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Health Equity in Africa

Depression and HIV: A Group-Based Counselling Intervention for Depression Co-morbid with HIV using a Task Shifting Approach, 2011-2012

Depression and HIV: A Group-Based Counselling Intervention for Depression Co-morbid with HIV using a Task Shifting Approach, 2011-2012


In South Africa, the rising co-morbidity of mental disorders with other non-communicable and communicable diseases, particularly in people living with HIV and AIDS (PLWHA), has helped raise the public health priority of mental health. Depression, in particular, compromises anti-retroviral treatment (ART) adherence and virological suppression, thus threatening the effectiveness of South Africa’s ART programme. There is a great deal of evidence-based treatment for depression and the response of the large number of PLWHA in southern Africa who are in need of mental health interventions. This increased need for mental health services demands an understanding of how best to provide culturally competent care within existing resource constraints. It also requires an understanding of how to provide interventions in a sustainable manner within the existing health system. The study included a qualitative investigation of the cultural understanding and context of depression in a cohort in South Africa. It also included a pilot Random Controlled Trial (RCT) of a custom made intervention – consisting of inter-personal therapy and problem solving approaches – using a task shifting model. The study informed the development of the COBALT RCT currently under way in South Africa. The study was led by Inge Peterson (PI, UKZN) and Dr Jill Hanass-Hancock (HEARD).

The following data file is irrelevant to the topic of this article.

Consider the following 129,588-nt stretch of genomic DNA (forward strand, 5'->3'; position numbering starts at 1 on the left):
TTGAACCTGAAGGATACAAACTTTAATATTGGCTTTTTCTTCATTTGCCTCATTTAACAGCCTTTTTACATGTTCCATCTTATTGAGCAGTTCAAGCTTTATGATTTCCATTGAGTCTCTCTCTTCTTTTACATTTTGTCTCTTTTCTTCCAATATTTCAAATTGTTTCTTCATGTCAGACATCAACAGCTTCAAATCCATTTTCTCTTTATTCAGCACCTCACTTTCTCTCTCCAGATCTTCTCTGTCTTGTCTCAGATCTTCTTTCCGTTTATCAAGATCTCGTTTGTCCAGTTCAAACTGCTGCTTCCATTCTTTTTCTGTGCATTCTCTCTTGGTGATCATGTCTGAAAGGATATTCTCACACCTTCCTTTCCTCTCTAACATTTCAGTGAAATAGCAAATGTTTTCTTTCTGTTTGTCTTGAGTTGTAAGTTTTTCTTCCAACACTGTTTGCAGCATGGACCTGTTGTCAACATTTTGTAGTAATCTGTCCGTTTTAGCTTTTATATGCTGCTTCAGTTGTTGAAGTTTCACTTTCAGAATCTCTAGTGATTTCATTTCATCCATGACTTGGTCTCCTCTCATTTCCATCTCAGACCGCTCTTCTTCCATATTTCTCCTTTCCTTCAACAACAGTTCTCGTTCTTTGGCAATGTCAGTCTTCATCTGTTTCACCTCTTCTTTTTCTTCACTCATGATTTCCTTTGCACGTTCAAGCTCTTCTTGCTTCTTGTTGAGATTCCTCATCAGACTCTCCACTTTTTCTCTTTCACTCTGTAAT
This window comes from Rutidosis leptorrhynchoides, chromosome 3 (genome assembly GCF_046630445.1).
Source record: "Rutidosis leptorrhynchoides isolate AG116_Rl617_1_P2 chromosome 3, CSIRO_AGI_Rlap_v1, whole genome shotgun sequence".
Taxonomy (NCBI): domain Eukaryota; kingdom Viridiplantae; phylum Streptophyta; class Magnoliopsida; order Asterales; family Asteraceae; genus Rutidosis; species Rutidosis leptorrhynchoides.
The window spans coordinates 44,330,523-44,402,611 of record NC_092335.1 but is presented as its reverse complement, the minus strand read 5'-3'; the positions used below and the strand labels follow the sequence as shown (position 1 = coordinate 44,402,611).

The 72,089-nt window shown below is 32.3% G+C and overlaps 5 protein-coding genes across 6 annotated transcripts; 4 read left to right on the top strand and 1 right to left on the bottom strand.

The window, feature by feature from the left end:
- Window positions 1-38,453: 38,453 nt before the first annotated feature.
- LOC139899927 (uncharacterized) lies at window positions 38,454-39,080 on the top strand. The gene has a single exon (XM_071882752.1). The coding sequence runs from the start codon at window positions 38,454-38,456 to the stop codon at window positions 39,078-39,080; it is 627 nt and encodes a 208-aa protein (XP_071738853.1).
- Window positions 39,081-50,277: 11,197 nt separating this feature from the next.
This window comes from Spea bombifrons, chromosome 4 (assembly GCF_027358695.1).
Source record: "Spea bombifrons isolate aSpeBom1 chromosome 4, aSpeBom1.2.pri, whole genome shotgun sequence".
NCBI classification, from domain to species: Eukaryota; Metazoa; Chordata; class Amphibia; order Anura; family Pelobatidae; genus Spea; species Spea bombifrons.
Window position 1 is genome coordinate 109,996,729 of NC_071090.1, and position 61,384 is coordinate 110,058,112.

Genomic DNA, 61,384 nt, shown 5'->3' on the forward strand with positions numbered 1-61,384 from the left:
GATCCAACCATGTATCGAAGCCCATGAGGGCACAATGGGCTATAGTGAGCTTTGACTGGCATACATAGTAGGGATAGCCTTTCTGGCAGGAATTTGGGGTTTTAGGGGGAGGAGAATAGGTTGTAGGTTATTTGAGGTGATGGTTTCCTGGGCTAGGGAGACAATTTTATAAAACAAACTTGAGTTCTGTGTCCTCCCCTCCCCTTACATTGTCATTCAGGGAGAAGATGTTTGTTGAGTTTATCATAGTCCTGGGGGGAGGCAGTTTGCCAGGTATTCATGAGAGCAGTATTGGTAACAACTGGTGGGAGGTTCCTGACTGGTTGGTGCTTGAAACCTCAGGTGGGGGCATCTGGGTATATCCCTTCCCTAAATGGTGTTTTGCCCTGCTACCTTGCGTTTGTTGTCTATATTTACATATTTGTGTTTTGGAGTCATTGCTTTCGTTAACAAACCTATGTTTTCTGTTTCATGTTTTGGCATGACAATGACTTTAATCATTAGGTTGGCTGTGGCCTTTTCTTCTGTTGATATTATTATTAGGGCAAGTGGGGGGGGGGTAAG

• Phase 1: To explore the context and local understanding of depression in women living with HIV to inform the development of contextually appropriate mental health services that could be delivered within existing resource constraints in South Africa.
  • Phase 2: to assess the feasibility of a group-based counselling intervention for depressed HIV-positive patients in primary health care in South Africa using a task shifting approach.

Methodological Approach:

  • Phase 1: Semi-structured qualitative interviews were held with 35 women living with HIV in South Africa who met the diagnostic criteria for a major depressive episode.
  • Phase 2: Using a randomized control design, 76 HIV-positive patients with co-morbid depression were initially recruited. This was reduced to 34 in the final cohort. Participants were assessed using the Patient Health Questionnaire (PHQ9), Hopkins Symptom Checklist (HSCL-25) and Multi-dimensional Scale of Perceived Social Support (MSPSS) at baseline and 3 month follow-up. The intervention was adapted from a local group-based Interpersonal Therapy (IPT) intervention. Process evaluation interviews were held with the HIV counsellors who delivered the intervention and a sub-sample of participants.